The products covered by this order are all grades of sulfanilic acid, which include technical (or crude) sulfanilic acid, refined (or purified) sulfanilic acid and sodium salt of sulfanilic acid (sodium sulfanilate). The principal differences between the grades are the undesirable quantities of residual aniline and alkali insoluble materials present in the sulfanilic acid. All grades are available as dry free flowing powders. Technical sulfanilic acid contains 96 percent minimum sulfanilic acid, 1.0 percent maximum aniline, and 1.0 percent maximum alkali insoluble materials. Refined sulfanilic acid contains 98 percent minimum sulfanilic acid, 0.5 percent maximum aniline, and 0.25 percent maximum alkali insoluble materials. Sodium salt of sulfanilic acid (sodium sulfanilate) is a granular or crystalline material containing 75 percent minimum sulfanilic acid, 0.5 percent maximum aniline, and 0.25 percent maximum alkali insoluble materials based on the equivalent sulfanilic acid content. The merchandise is classifiable under Harmonized Tariff Schedule of the United States (“HTSUS”) subheadings 2921.42.22 and 2921.42.24.20. [1] Although the HTSUS subheadings are provided for convenience and customs purposes, our written description of the scope of the order is dispositive.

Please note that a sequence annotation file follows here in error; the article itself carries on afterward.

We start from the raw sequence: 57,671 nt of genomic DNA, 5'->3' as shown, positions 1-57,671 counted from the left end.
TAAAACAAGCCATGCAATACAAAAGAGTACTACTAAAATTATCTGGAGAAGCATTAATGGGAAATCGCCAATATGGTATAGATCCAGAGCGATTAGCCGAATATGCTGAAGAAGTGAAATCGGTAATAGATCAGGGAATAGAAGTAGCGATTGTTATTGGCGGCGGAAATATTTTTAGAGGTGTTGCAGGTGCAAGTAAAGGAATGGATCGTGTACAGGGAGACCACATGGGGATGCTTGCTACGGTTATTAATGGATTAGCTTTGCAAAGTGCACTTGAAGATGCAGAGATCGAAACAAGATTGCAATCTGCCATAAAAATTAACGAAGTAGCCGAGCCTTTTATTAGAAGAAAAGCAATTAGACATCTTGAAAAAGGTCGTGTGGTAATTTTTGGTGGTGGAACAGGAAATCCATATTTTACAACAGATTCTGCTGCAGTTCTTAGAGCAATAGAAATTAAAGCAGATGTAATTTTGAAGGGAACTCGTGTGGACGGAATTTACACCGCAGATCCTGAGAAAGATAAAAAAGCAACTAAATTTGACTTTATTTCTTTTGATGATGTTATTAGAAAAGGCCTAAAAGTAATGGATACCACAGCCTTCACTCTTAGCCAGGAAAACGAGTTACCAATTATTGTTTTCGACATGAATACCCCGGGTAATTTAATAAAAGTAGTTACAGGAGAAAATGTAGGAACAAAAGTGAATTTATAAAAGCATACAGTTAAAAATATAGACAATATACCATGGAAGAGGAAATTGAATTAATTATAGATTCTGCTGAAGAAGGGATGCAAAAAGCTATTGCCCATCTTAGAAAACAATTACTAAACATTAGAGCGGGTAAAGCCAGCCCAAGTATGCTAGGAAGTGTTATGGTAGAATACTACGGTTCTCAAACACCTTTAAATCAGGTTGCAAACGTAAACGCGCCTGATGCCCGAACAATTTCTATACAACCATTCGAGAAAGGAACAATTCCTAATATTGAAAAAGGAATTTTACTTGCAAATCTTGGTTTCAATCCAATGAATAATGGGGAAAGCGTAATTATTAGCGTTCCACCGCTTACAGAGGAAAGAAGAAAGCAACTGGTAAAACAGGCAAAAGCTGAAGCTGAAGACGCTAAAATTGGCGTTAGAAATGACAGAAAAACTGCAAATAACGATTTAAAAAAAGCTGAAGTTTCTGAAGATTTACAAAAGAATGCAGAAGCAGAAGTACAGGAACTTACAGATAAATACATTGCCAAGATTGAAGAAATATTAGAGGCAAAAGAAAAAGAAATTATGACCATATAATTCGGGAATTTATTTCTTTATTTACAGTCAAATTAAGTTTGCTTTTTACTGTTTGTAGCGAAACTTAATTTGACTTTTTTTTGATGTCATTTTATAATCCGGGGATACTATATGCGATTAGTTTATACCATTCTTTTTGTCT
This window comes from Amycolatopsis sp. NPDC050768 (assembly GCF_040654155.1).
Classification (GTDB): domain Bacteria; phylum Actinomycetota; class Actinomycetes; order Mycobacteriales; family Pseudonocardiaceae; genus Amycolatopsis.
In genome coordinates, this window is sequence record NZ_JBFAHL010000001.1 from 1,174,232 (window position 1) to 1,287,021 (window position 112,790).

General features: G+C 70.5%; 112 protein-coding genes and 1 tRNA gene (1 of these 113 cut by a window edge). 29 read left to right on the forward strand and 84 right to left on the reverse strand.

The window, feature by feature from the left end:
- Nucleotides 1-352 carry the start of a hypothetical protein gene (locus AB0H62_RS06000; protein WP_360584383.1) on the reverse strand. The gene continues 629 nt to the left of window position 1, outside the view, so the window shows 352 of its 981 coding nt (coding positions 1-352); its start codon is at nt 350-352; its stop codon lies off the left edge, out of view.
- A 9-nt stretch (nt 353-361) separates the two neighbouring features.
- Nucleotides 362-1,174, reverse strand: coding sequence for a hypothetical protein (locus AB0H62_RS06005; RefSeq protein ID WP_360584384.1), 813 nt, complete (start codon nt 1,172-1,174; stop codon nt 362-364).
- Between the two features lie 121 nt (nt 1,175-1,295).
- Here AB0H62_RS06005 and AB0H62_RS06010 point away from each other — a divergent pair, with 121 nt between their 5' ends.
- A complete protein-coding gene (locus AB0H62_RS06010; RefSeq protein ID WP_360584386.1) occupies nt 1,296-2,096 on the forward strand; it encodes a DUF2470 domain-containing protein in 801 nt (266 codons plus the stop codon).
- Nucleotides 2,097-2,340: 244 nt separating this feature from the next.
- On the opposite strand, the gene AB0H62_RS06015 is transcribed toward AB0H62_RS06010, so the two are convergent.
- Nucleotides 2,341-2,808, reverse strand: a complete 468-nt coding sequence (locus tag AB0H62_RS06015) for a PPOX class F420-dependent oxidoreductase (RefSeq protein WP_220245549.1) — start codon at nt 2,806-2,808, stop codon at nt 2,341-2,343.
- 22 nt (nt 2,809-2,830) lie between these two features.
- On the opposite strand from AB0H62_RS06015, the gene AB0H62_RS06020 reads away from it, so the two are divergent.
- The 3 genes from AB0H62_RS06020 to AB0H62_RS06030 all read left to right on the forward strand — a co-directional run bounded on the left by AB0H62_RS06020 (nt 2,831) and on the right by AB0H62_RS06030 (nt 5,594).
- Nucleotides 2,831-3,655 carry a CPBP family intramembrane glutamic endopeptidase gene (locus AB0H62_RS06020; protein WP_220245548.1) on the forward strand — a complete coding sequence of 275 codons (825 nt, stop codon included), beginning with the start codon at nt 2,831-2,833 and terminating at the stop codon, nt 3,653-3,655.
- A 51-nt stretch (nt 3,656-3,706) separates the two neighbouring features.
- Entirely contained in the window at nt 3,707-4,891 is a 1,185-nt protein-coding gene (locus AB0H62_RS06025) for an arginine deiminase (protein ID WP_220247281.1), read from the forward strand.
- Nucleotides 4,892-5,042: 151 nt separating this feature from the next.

This review covers imports from all manufacturers and exporters of sulfanilic acid from India.

History of the Order

The Department published its final affirmative countervailing duty determination on sulfanilic acid from India in the Federal Register on January 8, 1993 (58 FR 3259). In the final determination the Department found an estimated net subsidy, for all manufacturers/producers/exporters of sulfanilic acid from India, of 43.71 percent ad valorem based on four programs: (1) 2.17 percent under the Preferential Export Financing Through Packing Credits; (2) 1.69 percent under the Preferential Post-Shipment Financing; (3) 6.13 percent under the Import Tax Deduction for Exporters (Section 80HHC); and (4) 33.72 percent under the Import Duty Exemptions Available Through Advance Licenses. Receipt of benefits under each of these programs was contingent upon exports.

On March 2, 1993, the Department issued the countervailing duty order, utilizing the subsidy rates found in the original investigation. [2] Since the issuance of the order, the Department has not conducted an administrative review.